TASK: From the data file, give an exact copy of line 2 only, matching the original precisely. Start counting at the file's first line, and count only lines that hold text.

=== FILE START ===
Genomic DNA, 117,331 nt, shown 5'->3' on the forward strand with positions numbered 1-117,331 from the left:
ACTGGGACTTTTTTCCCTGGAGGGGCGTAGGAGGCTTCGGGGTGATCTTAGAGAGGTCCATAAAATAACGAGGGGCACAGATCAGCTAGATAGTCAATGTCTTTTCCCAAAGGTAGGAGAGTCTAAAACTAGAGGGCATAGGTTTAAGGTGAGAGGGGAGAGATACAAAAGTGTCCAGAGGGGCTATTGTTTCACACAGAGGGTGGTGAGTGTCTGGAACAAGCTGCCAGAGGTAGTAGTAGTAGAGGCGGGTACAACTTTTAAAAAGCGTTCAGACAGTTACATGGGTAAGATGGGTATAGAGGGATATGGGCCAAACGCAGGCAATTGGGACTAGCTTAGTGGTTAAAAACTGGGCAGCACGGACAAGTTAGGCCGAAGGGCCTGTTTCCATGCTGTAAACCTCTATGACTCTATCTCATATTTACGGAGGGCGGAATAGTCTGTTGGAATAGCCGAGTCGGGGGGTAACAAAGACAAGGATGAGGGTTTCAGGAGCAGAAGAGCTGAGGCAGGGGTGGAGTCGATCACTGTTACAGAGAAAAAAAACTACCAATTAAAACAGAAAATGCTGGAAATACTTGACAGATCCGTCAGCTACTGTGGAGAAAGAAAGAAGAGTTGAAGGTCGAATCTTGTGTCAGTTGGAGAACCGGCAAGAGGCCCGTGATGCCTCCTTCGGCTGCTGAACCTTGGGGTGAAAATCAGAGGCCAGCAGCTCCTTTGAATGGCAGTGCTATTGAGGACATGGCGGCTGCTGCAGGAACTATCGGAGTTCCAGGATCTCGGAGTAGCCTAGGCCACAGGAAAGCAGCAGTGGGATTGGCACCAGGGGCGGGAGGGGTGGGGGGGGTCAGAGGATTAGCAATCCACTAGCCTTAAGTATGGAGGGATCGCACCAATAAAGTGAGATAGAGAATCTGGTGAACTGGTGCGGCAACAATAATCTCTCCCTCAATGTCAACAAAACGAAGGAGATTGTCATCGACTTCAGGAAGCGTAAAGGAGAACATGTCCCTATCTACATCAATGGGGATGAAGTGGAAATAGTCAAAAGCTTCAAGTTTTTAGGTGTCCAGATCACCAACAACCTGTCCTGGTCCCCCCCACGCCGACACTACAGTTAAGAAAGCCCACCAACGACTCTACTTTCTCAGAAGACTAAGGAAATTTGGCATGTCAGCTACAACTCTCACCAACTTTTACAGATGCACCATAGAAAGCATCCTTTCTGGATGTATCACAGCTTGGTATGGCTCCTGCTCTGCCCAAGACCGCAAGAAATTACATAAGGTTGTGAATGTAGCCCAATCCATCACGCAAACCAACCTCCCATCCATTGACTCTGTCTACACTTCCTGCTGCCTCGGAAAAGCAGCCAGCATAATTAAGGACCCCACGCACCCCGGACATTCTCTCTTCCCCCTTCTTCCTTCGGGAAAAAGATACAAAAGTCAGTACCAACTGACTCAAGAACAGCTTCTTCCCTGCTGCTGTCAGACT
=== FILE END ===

ACTGGGACTTTTTTCCCTGGAGGGGCGTAGGAGGCTTCGGGGTGATCTTAGAGAGGTCCATAAAATAACGAGGGGCACAGATCAGCTAGATAGTCAATGTCTTTTCCCAAAGGTAGGAGAGTCTAAAACTAGAGGGCATAGGTTTAAGGTGAGAGGGGAGAGATACAAAAGTGTCCAGAGGGGCTATTGTTTCACACAGAGGGTGGTGAGTGTCTGGAACAAGCTGCCAGAGGTAGTAGTAGTAGAGGCGGGTACAACTTTTAAAAAGCGTTCAGACAGTTACATGGGTAAGATGGGTATAGAGGGATATGGGCCAAACGCAGGCAATTGGGACTAGCTTAGTGGTTAAAAACTGGGCAGCACGGACAAGTTAGGCCGAAGGGCCTGTTTCCATGCTGTAAACCTCTATGACTCTATCTCATATTTACGGAGGGCGGAATAGTCTGTTGGAATAGCCGAGTCGGGGGGTAACAAAGACAAGGATGAGGGTTTCAGGAGCAGAAGAGCTGAGGCAGGGGTGGAGTCGATCACTGTTACAGAGAAAAAAAACTACCAATTAAAACAGAAAATGCTGGAAATACTTGACAGATCCGTCAGCTACTGTGGAGAAAGAAAGAAGAGTTGAAGGTCGAATCTTGTGTCAGTTGGAGAACCGGCAAGAGGCCCGTGATGCCTCCTTCGGCTGCTGAACCTTGGGGTGAAAATCAGAGGCCAGCAGCTCCTTTGAATGGCAGTGCTATTGAGGACATGGCGGCTGCTGCAGGAACTATCGGAGTTCCAGGATCTCGGAGTAGCCTAGGCCACAGGAAAGCAGCAGTGGGATTGGCACCAGGGGCGGGAGGGGTGGGGGGGGTCAGAGGATTAGCAATCCACTAGCCTTAAGTATGGAGGGATCGCACCAATAAAGTGAGATAGAGAATCTGGTGAACTGGTGCGGCAACAATAATCTCTCCCTCAATGTCAACAAAACGAAGGAGATTGTCATCGACTTCAGGAAGCGTAAAGGAGAACATGTCCCTATCTACATCAATGGGGATGAAGTGGAAATAGTCAAAAGCTTCAAGTTTTTAGGTGTCCAGATCACCAACAACCTGTCCTGGTCCCCCCCACGCCGACACTACAGTTAAGAAAGCCCACCAACGACTCTACTTTCTCAGAAGACTAAGGAAATTTGGCATGTCAGCTACAACTCTCACCAACTTTTACAGATGCACCATAGAAAGCATCCTTTCTGGATGTATCACAGCTTGGTATGGCTCCTGCTCTGCCCAAGACCGCAAGAAATTACATAAGGTTGTGAATGTAGCCCAATCCATCACGCAAACCAACCTCCCATCCATTGACTCTGTCTACACTTCCTGCTGCCTCGGAAAAGCAGCCAGCATAATTAAGGACCCCACGCACCCCGGACATTCTCTCTTCCCCCTTCTTCCTTCGGGAAAAAGATACAAAAGTCAGTACCAACTGACTCAAGAACAGCTTCTTCCCTGCTGCTGTCAGACT